Wood Oven Pizza Comes to Downtown Cary
By Steven Major
Photos by Ginny Williams
Neapolitan pizza was popularized in the nineteenth century and in a little over one hundred years has become something of a culinary institution, with the “Associazione Vera Pizza Napoletana” establishing strict guidelines as to what exactly is and is not a Neapolitan pizza. The most traditional form of the dish is the margherita pizza, named after the queen of Savoy who (as the story goes) fell in love with Raffaele Esposito’s creation: pizza prepared with stewed tomatoes, mozzarella, and basil (a color scheme drawn from the Italian flag). Neapolitan pizza is smaller than a traditional American “pie”, around 13" in diameter, and is cooked for no more than 90 seconds in a wood-fired oven at very high temperatures (800-900 degrees). The ovens themselves are as significant to the pizza as the dough.
Paulie Gee’s, a famous Neapolitan pizza restaurant in Brooklyn, reportedly invested nearly $25,000 getting theirs shipped over from Italy and installed.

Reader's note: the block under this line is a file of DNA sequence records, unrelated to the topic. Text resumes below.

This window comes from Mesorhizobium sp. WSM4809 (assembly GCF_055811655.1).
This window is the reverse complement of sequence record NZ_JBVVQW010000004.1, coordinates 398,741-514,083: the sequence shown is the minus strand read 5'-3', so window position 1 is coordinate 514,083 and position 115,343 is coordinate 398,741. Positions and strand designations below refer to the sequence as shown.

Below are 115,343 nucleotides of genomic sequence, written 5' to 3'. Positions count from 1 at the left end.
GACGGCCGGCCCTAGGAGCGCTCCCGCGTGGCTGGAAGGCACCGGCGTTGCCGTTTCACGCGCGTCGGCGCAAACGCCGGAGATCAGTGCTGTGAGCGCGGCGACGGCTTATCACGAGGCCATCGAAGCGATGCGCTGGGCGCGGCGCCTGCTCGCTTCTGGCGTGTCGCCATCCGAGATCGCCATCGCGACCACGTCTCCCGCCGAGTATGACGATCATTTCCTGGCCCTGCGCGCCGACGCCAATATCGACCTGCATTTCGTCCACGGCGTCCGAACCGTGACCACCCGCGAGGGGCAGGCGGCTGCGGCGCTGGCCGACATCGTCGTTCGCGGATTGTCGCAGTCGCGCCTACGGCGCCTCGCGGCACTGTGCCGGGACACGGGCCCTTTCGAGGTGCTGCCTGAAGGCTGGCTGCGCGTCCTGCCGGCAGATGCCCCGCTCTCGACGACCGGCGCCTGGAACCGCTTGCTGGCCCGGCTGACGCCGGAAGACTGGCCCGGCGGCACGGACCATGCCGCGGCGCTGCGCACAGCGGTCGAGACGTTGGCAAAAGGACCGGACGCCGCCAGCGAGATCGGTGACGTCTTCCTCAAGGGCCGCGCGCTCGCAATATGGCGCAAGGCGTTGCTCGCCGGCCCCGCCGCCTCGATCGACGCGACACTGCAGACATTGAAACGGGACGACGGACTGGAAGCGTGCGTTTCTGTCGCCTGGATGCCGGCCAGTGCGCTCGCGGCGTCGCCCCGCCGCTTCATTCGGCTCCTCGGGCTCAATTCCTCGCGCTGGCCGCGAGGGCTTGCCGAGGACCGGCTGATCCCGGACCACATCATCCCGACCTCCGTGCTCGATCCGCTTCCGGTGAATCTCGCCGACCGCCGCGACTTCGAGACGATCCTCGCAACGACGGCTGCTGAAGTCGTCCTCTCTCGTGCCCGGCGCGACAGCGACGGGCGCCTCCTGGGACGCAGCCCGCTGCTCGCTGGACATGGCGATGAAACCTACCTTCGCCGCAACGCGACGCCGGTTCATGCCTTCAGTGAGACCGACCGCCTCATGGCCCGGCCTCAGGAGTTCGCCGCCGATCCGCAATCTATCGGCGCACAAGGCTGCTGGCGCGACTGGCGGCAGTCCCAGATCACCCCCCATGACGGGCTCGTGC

Amber and Zach Faulisi’s dream of having their own pizzeria started many years ago. They wanted a wood-fired pizzeria that built on the Neapolitan tradition without being bound to the label. To make that dream a reality they spent years tinkering with dough recipes and traveled extensively to sample pizza made from some of the best pizzaiolos in the country. They focused on the different ovens in use at each place they visited before choosing an oven made by Stefano Ferrara, whose family has been making some of the finest brick ovens for restaurants around the world for generations. Their years of planning came to a head in March, when Pizzeria Faulisi opened in downtown Cary.
For those who have yet to experience a traditional Neapolitan pizza, the margherita pizza at Pizzeria Faulisi is an excellent introduction. Their oven, fueled with a mixture of hickory and oak, imparts a very subtle smokiness to the pizzas. The dough is made from a mixture of Caputo flour (imported from Naples) and Boulted Bread’s locally ground flour, and comes out of the oven slightly charred and incredibly delicious. The ingredients are simple enough to allow the flavor of the dough and the slightly smoky profile to come through: stewed tomatoes that are slightly salted, mozzarella from the famous Cave Brothers Farm in Wisconsin, and basil. The pizza is supposed to be a bit soggy in the middle, so feel free to use a fork and knife and use the crust to sop up any sauce left on the plate.